Light snacks will be provided. This event is rain or shine so please dress appropriately for the weather and ensure you are wearing sturdy shoes or boots. We will have some supplies but please bring clippers and gloves if you have them.

This event will take place at the usual location: the dead end at the west end of Logan Street in Mission (you will see the gate to our property which lies below the mall at the Northeast corner of Lougheed and Cedar Connector).

If you can confirm you will be attending  that would be great, send us a quick email to let us know so we have enough supplies on hand. If you want to just decide and show up on the day, that is fine too – the more the merrier!

Spring Break Job Shadowing Opportunity with the Oregon Spotted Frog Project!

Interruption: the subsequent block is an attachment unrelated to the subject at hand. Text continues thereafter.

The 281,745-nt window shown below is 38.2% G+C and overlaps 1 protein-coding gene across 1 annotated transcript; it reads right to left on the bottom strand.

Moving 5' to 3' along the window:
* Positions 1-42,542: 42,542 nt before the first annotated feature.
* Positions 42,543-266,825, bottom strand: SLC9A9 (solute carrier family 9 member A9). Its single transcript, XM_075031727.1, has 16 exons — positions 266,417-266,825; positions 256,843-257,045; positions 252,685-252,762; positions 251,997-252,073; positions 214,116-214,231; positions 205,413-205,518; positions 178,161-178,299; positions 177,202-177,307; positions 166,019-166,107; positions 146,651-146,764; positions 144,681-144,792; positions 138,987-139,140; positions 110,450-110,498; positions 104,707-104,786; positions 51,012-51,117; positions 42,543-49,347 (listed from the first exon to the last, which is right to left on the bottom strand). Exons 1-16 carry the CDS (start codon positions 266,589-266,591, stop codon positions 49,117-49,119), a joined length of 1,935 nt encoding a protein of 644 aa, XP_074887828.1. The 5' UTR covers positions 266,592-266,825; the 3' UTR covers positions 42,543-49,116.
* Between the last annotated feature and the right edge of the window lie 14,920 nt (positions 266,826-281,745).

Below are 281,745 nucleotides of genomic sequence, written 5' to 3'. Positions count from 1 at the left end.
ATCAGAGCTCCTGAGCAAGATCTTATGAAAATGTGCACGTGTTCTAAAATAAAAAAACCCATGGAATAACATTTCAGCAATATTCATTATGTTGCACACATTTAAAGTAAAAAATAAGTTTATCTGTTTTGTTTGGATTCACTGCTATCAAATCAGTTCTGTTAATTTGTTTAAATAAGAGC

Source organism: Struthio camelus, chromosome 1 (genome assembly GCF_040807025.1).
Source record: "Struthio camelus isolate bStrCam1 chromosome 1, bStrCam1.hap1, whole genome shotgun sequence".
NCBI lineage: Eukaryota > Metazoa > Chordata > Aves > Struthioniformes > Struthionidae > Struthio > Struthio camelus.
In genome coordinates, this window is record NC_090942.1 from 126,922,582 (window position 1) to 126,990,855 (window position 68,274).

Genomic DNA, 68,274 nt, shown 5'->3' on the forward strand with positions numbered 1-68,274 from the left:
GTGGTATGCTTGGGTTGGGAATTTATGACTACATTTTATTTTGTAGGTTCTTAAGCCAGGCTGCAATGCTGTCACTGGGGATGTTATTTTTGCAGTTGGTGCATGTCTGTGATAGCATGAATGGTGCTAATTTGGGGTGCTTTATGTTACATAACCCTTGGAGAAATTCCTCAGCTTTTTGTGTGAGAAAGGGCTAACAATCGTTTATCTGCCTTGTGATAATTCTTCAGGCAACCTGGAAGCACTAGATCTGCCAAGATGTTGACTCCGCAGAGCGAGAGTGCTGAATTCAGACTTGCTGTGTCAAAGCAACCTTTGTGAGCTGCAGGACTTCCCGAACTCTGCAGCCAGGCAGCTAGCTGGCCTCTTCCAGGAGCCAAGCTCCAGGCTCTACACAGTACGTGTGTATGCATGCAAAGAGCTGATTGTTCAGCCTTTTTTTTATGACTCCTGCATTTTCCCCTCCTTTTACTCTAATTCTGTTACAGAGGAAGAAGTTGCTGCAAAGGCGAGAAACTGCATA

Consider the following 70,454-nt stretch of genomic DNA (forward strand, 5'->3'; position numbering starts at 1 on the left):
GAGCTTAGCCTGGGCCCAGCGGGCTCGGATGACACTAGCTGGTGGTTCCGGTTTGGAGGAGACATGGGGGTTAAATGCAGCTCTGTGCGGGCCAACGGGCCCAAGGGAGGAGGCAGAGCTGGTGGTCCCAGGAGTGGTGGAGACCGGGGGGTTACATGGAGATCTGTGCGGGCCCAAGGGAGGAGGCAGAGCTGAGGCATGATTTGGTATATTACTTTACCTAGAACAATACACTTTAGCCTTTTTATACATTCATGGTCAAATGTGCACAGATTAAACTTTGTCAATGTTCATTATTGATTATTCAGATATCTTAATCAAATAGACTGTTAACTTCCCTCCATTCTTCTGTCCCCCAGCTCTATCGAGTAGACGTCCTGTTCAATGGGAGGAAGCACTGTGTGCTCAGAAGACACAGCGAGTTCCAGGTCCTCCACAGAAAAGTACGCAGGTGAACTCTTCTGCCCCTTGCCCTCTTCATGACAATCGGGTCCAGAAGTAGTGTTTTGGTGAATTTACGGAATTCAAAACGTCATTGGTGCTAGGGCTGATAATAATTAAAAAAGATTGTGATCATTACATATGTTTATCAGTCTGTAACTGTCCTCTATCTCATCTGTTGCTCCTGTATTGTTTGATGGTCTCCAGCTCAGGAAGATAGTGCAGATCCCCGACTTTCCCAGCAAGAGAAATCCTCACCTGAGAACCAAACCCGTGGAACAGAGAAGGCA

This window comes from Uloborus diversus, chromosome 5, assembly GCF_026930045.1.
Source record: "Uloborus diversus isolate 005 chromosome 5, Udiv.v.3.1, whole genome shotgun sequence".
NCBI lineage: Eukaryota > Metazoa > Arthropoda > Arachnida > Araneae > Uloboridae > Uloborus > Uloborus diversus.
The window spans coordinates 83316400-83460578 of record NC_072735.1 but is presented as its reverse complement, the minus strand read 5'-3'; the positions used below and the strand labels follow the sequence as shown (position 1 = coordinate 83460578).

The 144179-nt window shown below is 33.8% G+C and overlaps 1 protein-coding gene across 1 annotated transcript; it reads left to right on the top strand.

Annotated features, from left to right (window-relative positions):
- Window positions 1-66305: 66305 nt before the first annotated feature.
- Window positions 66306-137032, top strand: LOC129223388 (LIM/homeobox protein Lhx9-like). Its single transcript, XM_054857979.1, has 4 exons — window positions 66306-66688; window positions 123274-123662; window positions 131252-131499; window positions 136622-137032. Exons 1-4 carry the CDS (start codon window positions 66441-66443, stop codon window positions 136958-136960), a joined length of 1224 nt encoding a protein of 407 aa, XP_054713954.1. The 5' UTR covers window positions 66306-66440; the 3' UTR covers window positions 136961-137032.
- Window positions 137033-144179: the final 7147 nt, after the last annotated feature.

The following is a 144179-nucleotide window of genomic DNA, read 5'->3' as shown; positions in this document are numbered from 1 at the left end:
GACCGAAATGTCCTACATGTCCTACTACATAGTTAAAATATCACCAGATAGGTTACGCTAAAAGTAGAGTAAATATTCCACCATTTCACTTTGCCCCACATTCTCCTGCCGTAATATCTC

Are you a grade 11 or 12 student (or know one) in Mission, Abbotsford or Chilliwack who is interested in getting into a career in conservation biology? Did you see the Chilliwack Progress article and think this may be a great learning experience?

If so, check out this great opportunity to learn from the biologists working with the highly endangered Oregon spotted frog during Spring Break. This is a temporary paid position with the Fraser Valley Conservancy from March 14th to 25th, 2016. Full training and field gear will be provided. You do not need to have previous experience, just a willingness to learn and great enthusiasm for the outdoor environment.

Send your resume to Aleesha@fraservalleyconservancy.ca by March 1st to be considered for this opportunity.

OSF spring break 2016

FVC AGM Tuesday February 16th, 2016!